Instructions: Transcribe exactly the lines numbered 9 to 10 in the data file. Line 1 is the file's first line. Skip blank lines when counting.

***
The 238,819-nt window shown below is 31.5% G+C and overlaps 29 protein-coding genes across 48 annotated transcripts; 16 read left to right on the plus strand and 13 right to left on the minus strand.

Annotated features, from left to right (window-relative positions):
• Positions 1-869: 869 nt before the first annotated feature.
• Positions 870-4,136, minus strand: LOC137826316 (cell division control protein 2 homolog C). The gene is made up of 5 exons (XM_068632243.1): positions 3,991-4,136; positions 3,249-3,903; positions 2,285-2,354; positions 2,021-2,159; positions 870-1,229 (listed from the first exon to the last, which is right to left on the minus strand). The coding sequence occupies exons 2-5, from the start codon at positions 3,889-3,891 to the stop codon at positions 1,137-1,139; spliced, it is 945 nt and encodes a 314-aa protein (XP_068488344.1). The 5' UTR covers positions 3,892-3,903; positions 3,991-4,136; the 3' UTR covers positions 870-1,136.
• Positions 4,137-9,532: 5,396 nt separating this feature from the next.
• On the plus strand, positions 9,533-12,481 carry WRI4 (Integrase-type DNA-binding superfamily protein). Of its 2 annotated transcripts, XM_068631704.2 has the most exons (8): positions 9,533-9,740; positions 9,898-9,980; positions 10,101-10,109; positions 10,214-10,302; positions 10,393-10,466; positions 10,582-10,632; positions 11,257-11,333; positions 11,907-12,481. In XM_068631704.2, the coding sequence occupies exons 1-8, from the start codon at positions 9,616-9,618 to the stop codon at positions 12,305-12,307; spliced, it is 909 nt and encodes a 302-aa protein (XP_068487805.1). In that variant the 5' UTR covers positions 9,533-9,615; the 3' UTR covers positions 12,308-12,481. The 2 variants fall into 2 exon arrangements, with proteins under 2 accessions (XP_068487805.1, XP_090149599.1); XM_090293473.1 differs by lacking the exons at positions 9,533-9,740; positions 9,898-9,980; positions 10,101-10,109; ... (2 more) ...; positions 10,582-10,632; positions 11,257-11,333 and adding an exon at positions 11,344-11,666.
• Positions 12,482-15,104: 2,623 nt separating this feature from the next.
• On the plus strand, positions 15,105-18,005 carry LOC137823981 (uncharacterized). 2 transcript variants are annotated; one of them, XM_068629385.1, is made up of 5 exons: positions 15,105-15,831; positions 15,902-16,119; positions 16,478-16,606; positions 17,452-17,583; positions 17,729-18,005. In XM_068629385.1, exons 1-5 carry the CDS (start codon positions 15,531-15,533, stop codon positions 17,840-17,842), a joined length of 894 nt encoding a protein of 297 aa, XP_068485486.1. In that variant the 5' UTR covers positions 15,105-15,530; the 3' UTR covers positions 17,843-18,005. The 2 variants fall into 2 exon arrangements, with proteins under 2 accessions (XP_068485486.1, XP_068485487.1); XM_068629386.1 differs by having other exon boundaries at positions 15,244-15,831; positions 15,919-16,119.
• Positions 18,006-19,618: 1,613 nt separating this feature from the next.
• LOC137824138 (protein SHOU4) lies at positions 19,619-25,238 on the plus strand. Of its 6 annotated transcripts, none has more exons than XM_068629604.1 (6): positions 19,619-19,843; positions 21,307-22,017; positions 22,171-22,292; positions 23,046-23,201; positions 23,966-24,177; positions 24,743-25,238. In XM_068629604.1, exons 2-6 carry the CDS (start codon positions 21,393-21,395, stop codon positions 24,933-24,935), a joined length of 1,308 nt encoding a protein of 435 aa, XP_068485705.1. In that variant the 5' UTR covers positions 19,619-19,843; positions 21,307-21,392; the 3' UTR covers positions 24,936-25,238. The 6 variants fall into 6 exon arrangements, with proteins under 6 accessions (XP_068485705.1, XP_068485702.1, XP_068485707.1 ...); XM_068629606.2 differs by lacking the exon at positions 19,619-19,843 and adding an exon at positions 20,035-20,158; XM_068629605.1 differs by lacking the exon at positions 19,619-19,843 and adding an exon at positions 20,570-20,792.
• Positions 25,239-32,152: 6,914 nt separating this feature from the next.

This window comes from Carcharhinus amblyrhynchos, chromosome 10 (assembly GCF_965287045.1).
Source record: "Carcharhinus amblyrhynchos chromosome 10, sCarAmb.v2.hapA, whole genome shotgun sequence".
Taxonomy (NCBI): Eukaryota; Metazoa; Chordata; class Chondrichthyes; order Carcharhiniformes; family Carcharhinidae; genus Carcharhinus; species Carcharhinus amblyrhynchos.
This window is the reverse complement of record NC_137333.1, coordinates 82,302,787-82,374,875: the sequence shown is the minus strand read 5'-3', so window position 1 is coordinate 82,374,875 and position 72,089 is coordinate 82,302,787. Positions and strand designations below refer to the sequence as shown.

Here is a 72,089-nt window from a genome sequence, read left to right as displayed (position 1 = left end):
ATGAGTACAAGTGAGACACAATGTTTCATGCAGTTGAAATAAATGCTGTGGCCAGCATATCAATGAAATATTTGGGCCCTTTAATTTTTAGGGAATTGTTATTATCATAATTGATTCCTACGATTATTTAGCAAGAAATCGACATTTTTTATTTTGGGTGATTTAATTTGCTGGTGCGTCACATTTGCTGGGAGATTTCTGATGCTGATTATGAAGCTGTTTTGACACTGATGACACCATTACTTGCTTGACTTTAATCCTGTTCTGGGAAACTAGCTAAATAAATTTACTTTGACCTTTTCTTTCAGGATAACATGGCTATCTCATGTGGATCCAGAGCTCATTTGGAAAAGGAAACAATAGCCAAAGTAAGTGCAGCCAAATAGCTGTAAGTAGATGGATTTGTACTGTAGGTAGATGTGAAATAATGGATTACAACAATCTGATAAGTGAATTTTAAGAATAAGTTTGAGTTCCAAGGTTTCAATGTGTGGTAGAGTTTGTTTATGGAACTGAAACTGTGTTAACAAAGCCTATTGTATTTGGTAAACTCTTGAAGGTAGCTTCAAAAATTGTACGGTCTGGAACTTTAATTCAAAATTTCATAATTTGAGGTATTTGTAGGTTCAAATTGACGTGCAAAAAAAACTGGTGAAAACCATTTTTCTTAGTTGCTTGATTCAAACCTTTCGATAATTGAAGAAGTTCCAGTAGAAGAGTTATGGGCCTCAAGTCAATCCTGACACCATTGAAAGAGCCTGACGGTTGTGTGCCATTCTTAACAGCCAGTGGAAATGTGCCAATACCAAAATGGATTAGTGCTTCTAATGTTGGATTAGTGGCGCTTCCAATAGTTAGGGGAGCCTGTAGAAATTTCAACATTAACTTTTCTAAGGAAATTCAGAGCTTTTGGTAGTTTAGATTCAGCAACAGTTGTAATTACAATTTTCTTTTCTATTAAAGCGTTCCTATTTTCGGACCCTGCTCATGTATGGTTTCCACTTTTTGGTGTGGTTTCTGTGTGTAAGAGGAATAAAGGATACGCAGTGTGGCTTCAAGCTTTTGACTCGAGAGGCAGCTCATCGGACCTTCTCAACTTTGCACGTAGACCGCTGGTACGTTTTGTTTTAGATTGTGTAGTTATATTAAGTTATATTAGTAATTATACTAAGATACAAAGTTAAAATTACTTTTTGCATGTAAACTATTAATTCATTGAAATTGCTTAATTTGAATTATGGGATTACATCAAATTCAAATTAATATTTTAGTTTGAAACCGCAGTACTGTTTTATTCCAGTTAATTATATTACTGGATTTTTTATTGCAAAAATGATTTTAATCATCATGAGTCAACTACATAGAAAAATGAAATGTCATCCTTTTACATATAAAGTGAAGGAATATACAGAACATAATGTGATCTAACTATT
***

• Positions 18,006-19,618: 1,613 nt separating this feature from the next.
• LOC137824138 (protein SHOU4) lies at positions 19,619-25,238 on the plus strand. Of its 6 annotated transcripts, none has more exons than XM_068629604.1 (6): positions 19,619-19,843; positions 21,307-22,017; positions 22,171-22,292; positions 23,046-23,201; positions 23,966-24,177; positions 24,743-25,238. In XM_068629604.1, exons 2-6 carry the CDS (start codon positions 21,393-21,395, stop codon positions 24,933-24,935), a joined length of 1,308 nt encoding a protein of 435 aa, XP_068485705.1. In that variant the 5' UTR covers positions 19,619-19,843; positions 21,307-21,392; the 3' UTR covers positions 24,936-25,238. The 6 variants fall into 6 exon arrangements, with proteins under 6 accessions (XP_068485705.1, XP_068485702.1, XP_068485707.1 ...); XM_068629606.2 differs by lacking the exon at positions 19,619-19,843 and adding an exon at positions 20,035-20,158; XM_068629605.1 differs by lacking the exon at positions 19,619-19,843 and adding an exon at positions 20,570-20,792.